The best of EcoWatch, right in your inbox. Sign up for our email newsletter!
Humanity faced its hottest month in at least 140 years in July, the US National Oceanic and Atmospheric Administration (NOAA) said on Thursday. The finding confirms similar analysis provided by its EU counterparts.
Many fish, marine mammals and seabirds that inhabit the world's oceans are critically endangered, but few are as close to the brink as the North Atlantic right whale ( Eubalaena glacialis). Only about 411 of these whales exist today, and at their current rate of decline, they could become extinct within our lifetimes.
From 1980 through about 2010, conservation efforts focused mainly on protecting whales from being struck by ships. Federal regulations helped reduce vessel collisions and supported a slight rebound in right whale numbers.
EcoWatch Daily Newsletter
A sea star once "as common as a robin" off the Pacific coast of the U.S. is now considered an endangered species in the southern part of its range, and new research suggests climate change might be partly to blame.
Since 2013, a sea star wasting disease has devastated around 20 sea star species between Mexico and Alaska. While some species have begun to recover, the vitally important predatory sunflower star has not, a paper published Wednesday in Science Advances found. In fact, its population has decreased by 80 to 100 percent across a 3,0000 kilometer (approximately 1,864 miles) range between California and Canada.
A number of websites for the National Oceanic and Atmospheric Administration (NOAA) are currently unavailable for public access due to a "lapse in appropriations" from the ongoing government shutdown, an agency spokesperson told The Hill.
For instance, the website for the National Centers for Environmental Information (NCEI)—a vast and significant archive of historical climate, oceanic, atmospheric and geophysical data—redirects to https://governmentshutdown.noaa.gov/.
A partial government shutdown continued for a third day Monday as legislators left the capital for the holidays, CNBC reported Monday. The shutdown is due to an impasse between President Donald Trump and Congress over $5 billion in funding for Trump's border wall, a construction project that would have devastating consequences for wildlife in the region.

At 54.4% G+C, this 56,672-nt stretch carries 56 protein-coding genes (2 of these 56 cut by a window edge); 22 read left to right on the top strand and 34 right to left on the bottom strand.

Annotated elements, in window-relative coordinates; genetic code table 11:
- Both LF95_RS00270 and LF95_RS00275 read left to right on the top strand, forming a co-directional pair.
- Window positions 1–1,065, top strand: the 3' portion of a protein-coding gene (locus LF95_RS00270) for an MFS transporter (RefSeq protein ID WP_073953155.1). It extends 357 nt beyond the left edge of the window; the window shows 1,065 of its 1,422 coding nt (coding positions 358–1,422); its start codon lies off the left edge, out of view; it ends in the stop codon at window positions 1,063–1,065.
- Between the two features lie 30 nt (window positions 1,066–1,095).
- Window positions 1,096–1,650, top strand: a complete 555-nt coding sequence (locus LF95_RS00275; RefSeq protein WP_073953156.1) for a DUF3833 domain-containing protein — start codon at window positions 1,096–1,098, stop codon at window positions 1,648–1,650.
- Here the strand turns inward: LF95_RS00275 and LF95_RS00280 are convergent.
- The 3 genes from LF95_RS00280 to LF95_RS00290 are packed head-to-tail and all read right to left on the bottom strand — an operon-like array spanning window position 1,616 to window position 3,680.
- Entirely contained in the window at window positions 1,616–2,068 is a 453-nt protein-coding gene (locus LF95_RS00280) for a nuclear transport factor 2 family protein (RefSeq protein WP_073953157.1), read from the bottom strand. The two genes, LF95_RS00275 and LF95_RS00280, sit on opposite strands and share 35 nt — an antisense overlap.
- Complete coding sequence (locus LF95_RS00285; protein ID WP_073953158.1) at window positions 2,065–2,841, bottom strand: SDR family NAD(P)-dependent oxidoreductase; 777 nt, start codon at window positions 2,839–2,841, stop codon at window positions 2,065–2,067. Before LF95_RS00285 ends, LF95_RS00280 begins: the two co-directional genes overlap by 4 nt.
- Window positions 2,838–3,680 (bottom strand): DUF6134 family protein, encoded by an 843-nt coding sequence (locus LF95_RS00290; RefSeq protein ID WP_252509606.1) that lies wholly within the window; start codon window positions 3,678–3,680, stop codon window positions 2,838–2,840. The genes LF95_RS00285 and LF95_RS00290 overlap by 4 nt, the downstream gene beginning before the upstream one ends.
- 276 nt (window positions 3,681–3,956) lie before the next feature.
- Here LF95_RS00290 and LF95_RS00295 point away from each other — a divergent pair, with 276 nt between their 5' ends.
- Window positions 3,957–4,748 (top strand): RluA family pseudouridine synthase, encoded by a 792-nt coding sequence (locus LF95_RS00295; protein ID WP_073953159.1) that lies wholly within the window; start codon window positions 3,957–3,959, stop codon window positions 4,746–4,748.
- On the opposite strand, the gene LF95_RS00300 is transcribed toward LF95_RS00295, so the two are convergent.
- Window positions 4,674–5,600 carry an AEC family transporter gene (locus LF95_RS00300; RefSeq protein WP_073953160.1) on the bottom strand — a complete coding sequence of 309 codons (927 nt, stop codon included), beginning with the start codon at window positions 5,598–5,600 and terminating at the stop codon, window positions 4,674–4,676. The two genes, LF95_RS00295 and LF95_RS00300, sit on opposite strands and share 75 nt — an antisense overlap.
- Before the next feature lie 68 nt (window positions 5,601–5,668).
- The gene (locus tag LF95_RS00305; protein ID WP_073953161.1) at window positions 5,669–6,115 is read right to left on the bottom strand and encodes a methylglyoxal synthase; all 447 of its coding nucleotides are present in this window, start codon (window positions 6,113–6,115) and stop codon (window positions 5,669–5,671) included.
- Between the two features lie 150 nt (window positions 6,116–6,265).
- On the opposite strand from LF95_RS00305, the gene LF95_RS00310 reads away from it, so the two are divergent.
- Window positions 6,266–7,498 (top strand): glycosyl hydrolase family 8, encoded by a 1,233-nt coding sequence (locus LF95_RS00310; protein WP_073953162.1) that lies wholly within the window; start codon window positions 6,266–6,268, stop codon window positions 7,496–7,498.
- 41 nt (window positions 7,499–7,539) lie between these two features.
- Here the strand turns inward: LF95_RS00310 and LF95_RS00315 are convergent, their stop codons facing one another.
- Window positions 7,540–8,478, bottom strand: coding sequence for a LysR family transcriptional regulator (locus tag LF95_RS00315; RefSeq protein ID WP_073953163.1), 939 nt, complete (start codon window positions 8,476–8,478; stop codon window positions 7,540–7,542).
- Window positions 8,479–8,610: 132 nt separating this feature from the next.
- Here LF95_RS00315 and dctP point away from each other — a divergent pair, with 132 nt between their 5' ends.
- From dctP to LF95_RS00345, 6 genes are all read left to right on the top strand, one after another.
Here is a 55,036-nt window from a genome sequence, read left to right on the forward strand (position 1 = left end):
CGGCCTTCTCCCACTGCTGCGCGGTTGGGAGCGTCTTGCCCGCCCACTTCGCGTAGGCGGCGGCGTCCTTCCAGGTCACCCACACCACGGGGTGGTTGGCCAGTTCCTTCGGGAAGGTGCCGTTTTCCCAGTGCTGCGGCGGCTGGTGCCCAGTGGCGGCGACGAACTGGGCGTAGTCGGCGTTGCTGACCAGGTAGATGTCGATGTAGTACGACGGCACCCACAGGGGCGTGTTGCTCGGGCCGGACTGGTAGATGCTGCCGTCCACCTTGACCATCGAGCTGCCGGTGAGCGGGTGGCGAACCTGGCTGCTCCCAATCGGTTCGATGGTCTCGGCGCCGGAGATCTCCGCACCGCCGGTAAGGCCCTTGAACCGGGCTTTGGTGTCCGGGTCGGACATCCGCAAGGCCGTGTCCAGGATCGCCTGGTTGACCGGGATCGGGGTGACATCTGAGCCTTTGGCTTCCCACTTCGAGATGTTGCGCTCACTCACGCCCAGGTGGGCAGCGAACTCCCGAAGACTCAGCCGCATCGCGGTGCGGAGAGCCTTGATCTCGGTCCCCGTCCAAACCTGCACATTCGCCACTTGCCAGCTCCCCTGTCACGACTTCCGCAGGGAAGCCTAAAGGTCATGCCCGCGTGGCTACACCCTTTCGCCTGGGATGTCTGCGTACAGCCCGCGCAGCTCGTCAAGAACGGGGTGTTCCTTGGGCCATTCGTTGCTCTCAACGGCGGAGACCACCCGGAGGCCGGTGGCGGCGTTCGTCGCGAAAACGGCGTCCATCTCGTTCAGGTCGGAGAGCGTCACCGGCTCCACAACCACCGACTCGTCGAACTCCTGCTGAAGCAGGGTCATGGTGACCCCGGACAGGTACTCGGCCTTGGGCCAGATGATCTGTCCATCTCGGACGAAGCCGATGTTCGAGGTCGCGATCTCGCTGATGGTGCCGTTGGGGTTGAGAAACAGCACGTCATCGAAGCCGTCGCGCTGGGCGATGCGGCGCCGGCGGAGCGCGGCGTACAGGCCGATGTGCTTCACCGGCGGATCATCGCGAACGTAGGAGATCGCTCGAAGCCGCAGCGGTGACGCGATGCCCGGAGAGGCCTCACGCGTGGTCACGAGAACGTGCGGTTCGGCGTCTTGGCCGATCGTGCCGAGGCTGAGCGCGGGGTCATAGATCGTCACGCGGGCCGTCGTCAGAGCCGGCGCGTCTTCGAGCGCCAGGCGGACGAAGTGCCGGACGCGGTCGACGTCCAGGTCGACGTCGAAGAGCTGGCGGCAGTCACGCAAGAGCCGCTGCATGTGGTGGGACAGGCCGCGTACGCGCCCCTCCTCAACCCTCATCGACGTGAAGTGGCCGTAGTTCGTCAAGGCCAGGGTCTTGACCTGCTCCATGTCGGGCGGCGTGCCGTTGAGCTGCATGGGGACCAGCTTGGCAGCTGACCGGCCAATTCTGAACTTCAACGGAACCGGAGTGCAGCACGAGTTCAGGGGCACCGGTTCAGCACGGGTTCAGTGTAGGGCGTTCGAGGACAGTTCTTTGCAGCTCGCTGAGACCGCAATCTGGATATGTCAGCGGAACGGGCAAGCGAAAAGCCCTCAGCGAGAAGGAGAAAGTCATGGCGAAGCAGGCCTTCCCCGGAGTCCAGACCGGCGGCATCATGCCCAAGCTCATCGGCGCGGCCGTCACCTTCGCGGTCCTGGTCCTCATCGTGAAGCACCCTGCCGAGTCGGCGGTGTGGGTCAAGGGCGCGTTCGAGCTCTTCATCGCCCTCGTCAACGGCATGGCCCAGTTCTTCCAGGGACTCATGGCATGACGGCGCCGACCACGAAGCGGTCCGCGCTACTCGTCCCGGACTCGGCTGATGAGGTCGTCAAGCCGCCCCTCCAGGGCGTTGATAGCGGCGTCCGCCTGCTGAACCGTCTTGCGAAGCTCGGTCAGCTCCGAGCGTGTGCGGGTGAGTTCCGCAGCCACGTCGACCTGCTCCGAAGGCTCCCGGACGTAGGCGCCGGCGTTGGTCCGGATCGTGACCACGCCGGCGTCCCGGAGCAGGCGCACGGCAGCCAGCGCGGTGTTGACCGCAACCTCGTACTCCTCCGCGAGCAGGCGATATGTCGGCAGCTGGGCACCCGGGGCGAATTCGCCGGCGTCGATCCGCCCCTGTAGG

It's a sad Christmas for the world's reindeer—the antlered Arctic grazers associated with all things Santa Claus. Their numbers have fallen by more than half in the past 20 years, and climate change is likely to blame.
The latest numbers come from the National Oceanic and Atmospheric Administration's 2018 Arctic Report Card, which listed the increasing impacts of global warming on the earth's northernmost region, as EcoWatch has already reported. But the loss of Rangifer tarandus—called caribou in North America and Greenland and reindeer in Siberia and Europe—is of note because it threatens to further throw Arctic ecosystems and cultures out of whack. Reindeer are important prey for wolves and biting flies, and a key source of food and clothing for indigenous groups.
The Arctic is still warming at twice the rate of anywhere else on Earth, and the region's air temperatures in the past five years between 2014-2018 have exceeded all previous records since 1900, according to a peer-reviewed report released by the U.S. National Oceanographic and Atmospheric Administration (NOAA) on Tuesday.
The agency's 13th annual Arctic Report Card also concluded that 2018 was second only to 2016 in terms of the region's overall warmth.
The U.S. government will release a major climate report on Friday afternoon that could be very inconvenient for President Trump, who seems as clueless as ever about the global phenomenon and continues to push coal and other planet-warming fossil fuels.
But environmentalists, climate experts and others have pointed out that the critical warning from 13 federal agencies will be softened by the country's post-Thanksgiving haze and Black Friday shopping rush.
From January through September, the average global temperature was 1.39°F above the 20th century average of 57.5°F, making it the fourth warmest year-to-date on record, and only 0.43°F lower than the record-high set in 2016 for the same period, the National Oceanic and Atmospheric Administration ( NOAA) announced Wednesday. NOAA's global temperature dataset record dates back to 1880.
Although Pacific bluefin tuna remains a fraction of its historic population, the giant fish is making a comeback off the California coast after a eight-decade hiatus, due to global conservation efforts, Reuters reported.
The world's love of sushi and rampant overfishing has nearly decimated the species. Its population recently bumped to a meager 3.3 percent of its unfished level, up from its low of 2.6 percent two years ago, according to Pew Charitable Trusts.